Just because we can doesn’t mean we should. (Part 2)

by teresalaynebennett

photo of guy on cell phone with woman beside him forced to listen – and not very happy about it

Appropriate behavior? NO!

Can, Should, &
Blah, Blah, Blah

After reading Part 1 of this can-and-should series, your mind’s probably racing. All kinds of examples of people NOT asking Should I? are popping into your head, aren’t they? Chief among them must be this one.

Just because we can swipe our finger and talk on our cell – regardless of where we are – doesn’t mean we should. I’m quite sure you’ve heard others rant about this but, apparently, some of us aren’t paying attention. Hence, the need for this post.

  • Maybe other diners don’t really want to hear our chewing-gum-for-the-mind conversation with Colleen.
  • Maybe people passing us on the street really won’t be impressed with our trying-to-sound-important business conversation, sprinkled with annoying corporate buzzwords. (That one’s pretty much guaranteed!)
  • Maybe other commuters just want a little peace and quiet at the end of an exhausting work day.

The should question
of these scenarios
is oh-so-easy:
“Will I annoy others
if I talk here?”

If the answer’s yes, then the appropriate behavior is to take yourself and your cell somewhere private and carry on your conversation there. Trust me, the other diners will not be annoyed that they don’t get to eavesdrop on your conversation. Quite the opposite. Like the other commuters and passersby, they will think more kindly of you.

Doing what you should instead of what you can ensures your fellow diners, fellow commuters, fellow workers, etc., will not send nasty looks, negative vibes, and sarcastic remarks your way. Pay attention: life is harsh enough. Wouldn’t a little less harshness be preferable to creating supplemental harshness? Yes, well, as you can tell, that’s what I think, too.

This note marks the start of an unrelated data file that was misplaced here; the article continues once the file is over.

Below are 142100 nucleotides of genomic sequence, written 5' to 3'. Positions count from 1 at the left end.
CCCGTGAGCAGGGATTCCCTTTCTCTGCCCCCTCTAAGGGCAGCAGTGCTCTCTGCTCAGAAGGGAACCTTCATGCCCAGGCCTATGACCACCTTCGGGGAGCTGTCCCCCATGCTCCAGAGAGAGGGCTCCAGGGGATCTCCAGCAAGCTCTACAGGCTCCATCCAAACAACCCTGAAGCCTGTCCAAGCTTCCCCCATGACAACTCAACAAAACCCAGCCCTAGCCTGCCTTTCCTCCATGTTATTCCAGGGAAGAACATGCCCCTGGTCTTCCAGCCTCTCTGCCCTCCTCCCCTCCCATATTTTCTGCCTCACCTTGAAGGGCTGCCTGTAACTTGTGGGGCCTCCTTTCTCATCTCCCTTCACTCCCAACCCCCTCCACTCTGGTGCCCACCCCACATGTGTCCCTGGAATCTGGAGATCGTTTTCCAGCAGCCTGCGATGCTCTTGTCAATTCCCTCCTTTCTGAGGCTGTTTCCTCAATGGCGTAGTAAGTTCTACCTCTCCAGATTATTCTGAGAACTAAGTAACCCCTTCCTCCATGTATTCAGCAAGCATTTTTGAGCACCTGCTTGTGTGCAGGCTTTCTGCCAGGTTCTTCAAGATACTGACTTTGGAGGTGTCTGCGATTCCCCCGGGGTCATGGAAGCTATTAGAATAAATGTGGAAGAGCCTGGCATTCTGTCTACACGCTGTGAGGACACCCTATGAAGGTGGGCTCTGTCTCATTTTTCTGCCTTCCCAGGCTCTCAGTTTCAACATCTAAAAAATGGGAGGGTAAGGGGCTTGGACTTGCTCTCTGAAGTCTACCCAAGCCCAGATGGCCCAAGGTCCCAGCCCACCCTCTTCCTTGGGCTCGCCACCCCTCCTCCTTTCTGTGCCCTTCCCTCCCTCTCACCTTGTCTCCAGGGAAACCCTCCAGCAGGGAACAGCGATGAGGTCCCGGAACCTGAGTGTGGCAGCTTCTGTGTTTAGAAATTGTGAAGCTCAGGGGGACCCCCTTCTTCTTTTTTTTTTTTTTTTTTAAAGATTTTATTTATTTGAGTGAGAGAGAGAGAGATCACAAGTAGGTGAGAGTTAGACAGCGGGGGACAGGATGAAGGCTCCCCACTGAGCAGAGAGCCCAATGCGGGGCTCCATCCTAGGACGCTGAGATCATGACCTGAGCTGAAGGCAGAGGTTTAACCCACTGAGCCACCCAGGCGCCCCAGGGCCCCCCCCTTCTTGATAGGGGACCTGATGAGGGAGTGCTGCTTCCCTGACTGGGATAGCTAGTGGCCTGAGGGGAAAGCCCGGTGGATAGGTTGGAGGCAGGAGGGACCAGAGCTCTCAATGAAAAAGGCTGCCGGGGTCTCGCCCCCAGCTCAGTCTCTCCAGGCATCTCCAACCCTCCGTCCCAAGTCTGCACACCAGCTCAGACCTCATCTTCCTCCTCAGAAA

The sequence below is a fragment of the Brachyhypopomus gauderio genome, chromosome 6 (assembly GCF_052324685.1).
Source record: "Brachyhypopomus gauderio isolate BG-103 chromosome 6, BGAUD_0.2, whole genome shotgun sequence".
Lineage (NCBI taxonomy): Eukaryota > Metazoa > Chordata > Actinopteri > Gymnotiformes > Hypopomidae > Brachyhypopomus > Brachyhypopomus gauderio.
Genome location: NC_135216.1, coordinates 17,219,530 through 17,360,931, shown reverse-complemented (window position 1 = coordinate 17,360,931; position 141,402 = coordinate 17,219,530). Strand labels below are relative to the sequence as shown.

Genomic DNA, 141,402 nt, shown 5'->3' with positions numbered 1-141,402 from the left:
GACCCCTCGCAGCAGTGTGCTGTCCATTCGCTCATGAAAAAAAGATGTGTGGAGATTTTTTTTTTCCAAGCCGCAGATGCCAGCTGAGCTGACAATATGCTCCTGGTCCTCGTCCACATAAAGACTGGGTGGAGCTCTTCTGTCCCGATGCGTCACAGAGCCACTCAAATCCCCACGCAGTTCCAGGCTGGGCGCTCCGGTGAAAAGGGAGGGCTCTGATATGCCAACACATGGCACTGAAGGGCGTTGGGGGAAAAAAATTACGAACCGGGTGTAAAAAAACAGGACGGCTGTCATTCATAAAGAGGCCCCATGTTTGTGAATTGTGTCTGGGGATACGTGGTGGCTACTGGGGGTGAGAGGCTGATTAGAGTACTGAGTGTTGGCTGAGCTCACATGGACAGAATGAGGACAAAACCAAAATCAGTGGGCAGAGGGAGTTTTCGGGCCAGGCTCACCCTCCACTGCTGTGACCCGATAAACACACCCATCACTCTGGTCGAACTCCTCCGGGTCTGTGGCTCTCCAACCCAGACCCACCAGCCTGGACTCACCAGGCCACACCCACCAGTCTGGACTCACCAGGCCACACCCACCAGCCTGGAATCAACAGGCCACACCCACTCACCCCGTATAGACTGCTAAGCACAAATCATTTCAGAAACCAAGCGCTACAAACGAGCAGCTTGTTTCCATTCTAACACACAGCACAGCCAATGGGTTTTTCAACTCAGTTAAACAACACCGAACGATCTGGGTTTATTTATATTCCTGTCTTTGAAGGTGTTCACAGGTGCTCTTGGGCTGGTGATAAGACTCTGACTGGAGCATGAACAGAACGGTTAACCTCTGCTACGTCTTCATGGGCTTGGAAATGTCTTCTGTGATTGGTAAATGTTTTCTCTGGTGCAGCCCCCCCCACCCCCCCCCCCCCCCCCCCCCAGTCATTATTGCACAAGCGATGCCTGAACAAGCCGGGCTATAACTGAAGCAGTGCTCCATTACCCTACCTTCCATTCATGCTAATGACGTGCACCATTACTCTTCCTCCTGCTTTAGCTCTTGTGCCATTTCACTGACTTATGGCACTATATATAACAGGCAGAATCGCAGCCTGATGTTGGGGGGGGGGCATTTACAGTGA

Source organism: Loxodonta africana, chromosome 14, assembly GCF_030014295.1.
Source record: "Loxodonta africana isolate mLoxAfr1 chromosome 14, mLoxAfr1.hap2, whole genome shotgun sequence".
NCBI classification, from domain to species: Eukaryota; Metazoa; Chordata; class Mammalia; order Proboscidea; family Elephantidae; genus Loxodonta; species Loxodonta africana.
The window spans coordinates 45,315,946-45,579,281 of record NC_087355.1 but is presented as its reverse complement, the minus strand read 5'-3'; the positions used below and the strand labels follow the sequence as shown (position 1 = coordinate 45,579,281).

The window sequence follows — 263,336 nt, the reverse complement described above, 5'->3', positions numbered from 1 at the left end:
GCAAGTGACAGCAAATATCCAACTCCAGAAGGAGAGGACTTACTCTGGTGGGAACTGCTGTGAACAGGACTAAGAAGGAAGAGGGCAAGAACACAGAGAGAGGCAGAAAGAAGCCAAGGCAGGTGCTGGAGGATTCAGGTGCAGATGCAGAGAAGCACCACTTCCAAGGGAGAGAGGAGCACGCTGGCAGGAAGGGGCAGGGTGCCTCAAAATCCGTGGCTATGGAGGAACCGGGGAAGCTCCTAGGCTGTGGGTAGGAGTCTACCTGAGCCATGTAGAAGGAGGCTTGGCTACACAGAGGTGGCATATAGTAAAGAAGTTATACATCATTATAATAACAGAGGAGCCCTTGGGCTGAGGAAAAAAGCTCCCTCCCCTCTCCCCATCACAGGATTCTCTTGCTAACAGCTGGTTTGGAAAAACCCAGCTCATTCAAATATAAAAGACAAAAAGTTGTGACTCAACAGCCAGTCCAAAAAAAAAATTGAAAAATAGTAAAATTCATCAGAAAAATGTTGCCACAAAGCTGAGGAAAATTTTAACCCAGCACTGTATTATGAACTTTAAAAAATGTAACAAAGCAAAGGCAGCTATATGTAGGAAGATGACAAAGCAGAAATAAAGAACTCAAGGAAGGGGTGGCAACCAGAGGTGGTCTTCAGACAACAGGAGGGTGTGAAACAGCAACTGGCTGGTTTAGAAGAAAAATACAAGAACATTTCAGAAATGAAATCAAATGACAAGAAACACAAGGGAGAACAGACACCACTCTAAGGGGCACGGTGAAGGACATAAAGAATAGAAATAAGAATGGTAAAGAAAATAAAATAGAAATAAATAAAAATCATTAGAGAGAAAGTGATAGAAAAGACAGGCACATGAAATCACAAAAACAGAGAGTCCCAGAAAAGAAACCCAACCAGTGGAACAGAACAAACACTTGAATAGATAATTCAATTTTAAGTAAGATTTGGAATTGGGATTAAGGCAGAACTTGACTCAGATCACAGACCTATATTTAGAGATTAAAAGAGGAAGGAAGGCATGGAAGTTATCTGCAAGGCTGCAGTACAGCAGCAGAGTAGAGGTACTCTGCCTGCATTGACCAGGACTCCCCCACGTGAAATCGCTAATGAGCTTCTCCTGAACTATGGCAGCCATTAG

I’d planned to be done right about here, but Hubby insisted I pass on this unsavory gem from his recent experience. He witnessed an elderly woman who had not silenced her cell phone for A FUNERAL. Yes, a funeral. When her chirping phone went off, she ANSWERED IT FROM HER SEAT WHILE THE PRIEST WAS GIVING THE EULOGY AND KEPT ON TALKING – FROM HER SEAT – THROUGH THE EULOGY. I am not making this up. Neither is my husband. Usually a laid-back, live-and-let-live kind of guy, he was still frothing about it several hours later when he relayed the story to me.

If she had paid attention to where she was and asked herself Should I?, hubby would’ve had a lower BP and no dramatic story to tell. But more importantly, she could’ve spared herself the boatload of nasty vibes sent her way and the priest’s after-the-fact reprimand. As I’ll keep saying, 

doing what’s appropriate
greases the wheels
of ALL our relationships.

Next up is my third and final example of can-versus-should (not that I couldn’t give you HUNDREDS more, you understand). It’s the one that causes an astounding percentage of our population the most painful of problems. It’s also the one which could so easily be avoided by simply asking Should I? I’ve touched on it in an earlier blog post. It’s a prevalent problem that, more than almost any other, most definitely should be run through the filter of Should I? So please pay attention when, for one last time, I harp on just because we can doesn’t mean we should.

©2015, Teresa Bennett

red box with white text: "Do nothing without purpose." – Augustine

An ancient Christian’s way of saying Should I?